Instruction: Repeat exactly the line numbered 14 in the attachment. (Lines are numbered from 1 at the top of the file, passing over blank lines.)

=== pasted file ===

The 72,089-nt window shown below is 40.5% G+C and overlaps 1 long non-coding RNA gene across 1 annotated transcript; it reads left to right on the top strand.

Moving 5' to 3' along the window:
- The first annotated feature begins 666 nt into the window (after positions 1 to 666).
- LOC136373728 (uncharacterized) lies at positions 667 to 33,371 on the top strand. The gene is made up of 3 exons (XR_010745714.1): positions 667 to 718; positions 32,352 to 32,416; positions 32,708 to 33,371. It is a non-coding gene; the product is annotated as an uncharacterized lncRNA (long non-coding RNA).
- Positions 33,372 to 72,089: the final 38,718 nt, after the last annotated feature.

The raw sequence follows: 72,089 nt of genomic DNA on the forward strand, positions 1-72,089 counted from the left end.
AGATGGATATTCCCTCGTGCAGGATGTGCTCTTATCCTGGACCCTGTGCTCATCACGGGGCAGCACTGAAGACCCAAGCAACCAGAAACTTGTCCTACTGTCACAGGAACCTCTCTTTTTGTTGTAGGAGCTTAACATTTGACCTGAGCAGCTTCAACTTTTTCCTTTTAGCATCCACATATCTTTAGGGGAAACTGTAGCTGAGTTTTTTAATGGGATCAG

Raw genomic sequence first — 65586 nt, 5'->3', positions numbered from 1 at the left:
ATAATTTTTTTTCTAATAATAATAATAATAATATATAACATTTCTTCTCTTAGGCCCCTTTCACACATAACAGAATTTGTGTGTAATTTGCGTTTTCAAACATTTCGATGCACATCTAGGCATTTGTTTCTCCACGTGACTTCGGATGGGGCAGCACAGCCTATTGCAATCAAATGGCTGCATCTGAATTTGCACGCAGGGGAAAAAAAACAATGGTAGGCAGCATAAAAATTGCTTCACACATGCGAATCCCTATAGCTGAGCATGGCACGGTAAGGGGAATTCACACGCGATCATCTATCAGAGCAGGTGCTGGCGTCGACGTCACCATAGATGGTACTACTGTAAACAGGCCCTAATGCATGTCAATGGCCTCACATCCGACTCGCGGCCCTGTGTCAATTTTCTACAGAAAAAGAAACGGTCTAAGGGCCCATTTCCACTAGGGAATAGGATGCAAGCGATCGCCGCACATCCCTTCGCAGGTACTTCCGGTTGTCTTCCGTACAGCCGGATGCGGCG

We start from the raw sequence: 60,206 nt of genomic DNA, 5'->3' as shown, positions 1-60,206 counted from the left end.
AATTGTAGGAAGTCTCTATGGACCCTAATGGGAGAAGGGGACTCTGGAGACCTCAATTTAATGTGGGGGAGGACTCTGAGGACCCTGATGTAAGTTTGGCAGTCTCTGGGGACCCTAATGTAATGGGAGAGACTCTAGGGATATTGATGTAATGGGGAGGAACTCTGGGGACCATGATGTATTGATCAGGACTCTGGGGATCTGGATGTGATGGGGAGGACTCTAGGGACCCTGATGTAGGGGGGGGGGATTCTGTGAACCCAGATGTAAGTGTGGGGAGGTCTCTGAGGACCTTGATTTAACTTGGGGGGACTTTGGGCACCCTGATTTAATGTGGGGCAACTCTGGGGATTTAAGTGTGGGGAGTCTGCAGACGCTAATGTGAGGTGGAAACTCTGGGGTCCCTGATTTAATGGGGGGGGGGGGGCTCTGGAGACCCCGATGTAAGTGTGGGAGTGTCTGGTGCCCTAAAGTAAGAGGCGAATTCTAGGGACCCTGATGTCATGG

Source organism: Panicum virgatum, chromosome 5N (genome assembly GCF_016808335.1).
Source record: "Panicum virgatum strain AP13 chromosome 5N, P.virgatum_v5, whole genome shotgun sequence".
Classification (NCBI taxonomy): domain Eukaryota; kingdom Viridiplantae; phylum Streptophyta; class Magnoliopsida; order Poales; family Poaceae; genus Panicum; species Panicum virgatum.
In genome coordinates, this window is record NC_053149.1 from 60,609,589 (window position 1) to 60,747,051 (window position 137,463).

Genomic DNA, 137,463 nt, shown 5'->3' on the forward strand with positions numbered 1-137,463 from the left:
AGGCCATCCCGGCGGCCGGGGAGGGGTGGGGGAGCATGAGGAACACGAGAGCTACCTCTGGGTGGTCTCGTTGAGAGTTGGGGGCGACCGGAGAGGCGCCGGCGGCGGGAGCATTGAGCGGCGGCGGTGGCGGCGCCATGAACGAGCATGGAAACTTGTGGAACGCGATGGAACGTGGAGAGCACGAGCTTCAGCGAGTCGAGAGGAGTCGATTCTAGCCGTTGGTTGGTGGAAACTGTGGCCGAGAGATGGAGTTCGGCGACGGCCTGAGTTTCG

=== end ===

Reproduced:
Classification (NCBI taxonomy): domain Eukaryota; kingdom Viridiplantae; phylum Streptophyta; class Magnoliopsida; order Poales; family Poaceae; genus Panicum; species Panicum virgatum.